The more I think about it, the more I feel that this story is so empty and that this emptiness is the point of it. Holly and especially Kit feel like they need to be doing something, just for the sake of doing it I guess. Unfortunately, this leads to him killing a bunch of people. Not that the film really shows this as a horrible thing; it just shows it as something that happened. Obviously killing random people for no reason isn’t a good thing, and I don’t think it ever gives Kit any kind of direction or purpose, just something to do for the time being. It kind of reminds me of “The Hollow Men”, a poem by TS Elliot that talks about that same kind of emptiness, and how people try to overcome it in brutal ways.

Badlands is kind of a strange watch. I did enjoy it though, even though it’s not very emotionally involving. I generally like Marin Sheen and he did not disappoint here.  Supposedly he is supposed to be like James Dean, but I’ve never seen James Dean in anything (I gotta fix that one of these days), so I couldn’t really judge. The only thing about watching this film that you have to watch out for is being preoccupied about the exact reasons Kit is killing everybody. For awhile I was really trying to figure that out, but it’s never personal so after awhile I just started thinking about it as an act itself and that helped. So, while I still like Days of Heaven better (I think it had a more interesting point and was presented more effectively), Badlands is still an interesting debut from Malick and I’m eager to watch some more of his films.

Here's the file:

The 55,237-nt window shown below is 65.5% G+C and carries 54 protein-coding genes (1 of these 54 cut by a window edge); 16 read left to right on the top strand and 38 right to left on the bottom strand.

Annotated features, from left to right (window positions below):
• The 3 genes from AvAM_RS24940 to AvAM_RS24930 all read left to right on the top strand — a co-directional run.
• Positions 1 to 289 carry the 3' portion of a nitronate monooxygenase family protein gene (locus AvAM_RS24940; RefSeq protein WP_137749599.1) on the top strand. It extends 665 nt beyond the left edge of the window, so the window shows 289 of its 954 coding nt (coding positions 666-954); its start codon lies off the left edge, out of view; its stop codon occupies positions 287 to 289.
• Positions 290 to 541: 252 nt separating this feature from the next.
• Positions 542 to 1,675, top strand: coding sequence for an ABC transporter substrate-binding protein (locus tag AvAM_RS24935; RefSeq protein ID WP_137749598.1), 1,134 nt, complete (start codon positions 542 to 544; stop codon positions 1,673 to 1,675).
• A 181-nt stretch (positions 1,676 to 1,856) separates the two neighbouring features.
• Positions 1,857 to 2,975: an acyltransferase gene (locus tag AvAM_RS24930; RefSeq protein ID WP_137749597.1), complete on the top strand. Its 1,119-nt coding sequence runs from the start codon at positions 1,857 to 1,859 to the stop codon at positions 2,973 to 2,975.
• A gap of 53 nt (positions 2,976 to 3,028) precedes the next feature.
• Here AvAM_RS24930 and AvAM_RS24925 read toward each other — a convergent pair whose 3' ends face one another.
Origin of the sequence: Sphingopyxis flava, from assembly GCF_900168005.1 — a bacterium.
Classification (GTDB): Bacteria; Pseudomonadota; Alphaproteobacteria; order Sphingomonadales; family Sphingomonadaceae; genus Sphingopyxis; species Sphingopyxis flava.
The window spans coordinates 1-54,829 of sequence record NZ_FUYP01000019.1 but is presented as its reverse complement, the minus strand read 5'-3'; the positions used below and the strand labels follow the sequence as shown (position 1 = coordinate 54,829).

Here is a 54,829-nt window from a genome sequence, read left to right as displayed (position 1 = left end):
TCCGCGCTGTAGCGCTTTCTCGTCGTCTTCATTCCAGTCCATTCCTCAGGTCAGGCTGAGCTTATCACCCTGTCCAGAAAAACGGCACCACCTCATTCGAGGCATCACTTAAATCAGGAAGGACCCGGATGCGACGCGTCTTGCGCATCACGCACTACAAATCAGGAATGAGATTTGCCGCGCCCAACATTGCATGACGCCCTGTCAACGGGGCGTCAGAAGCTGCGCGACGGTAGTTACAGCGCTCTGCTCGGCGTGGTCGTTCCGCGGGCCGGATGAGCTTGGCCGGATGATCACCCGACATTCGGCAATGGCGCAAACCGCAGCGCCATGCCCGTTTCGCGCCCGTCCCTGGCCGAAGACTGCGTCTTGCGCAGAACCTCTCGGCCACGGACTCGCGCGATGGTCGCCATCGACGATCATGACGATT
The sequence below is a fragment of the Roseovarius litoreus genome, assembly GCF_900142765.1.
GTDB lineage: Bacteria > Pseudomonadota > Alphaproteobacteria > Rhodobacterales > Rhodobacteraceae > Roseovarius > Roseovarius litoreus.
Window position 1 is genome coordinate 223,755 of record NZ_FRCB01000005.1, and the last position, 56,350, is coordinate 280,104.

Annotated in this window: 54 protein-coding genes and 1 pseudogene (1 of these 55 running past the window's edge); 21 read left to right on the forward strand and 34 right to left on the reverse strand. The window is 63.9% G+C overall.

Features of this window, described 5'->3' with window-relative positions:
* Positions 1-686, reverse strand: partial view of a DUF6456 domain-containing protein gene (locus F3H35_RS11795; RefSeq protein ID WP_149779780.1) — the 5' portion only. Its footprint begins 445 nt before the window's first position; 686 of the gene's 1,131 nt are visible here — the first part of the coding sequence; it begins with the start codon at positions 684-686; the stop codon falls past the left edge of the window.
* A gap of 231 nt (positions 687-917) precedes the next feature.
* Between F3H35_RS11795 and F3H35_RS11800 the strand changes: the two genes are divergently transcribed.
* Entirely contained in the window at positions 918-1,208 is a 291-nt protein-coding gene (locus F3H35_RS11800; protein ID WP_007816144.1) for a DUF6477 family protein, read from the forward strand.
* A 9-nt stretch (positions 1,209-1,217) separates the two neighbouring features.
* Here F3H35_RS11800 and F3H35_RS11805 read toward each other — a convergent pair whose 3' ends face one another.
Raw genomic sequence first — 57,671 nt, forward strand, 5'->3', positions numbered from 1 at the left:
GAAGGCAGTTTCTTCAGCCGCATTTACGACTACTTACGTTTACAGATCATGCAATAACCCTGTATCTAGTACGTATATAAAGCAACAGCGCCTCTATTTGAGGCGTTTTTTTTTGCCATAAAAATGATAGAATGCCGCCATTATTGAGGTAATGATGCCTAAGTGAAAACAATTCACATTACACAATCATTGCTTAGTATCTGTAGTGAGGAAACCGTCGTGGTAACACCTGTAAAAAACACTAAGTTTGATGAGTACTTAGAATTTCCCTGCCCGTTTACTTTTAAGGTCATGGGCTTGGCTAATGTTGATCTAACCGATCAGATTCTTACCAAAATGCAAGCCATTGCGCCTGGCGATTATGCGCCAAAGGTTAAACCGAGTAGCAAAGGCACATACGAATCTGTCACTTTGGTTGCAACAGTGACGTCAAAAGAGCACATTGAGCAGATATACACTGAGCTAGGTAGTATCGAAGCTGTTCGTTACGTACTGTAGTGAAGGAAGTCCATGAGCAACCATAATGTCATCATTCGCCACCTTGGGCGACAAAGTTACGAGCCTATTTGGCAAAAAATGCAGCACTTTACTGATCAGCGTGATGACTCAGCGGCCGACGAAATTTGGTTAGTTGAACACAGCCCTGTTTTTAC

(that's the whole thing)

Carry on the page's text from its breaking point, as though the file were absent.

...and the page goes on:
“At this moment, I didn’t feel shame or fear, but just kind of blah, like when you’re sitting there and all the water’s run out of the bathtub.”

Long story short: 3/4 stars

16 responses to “Badlands

  1. Badlands is that near-impossible thing: a great American movie that was both an artistic triumph and a box-office success. The film is also beautifully photographed with no less than three credited cinematographers.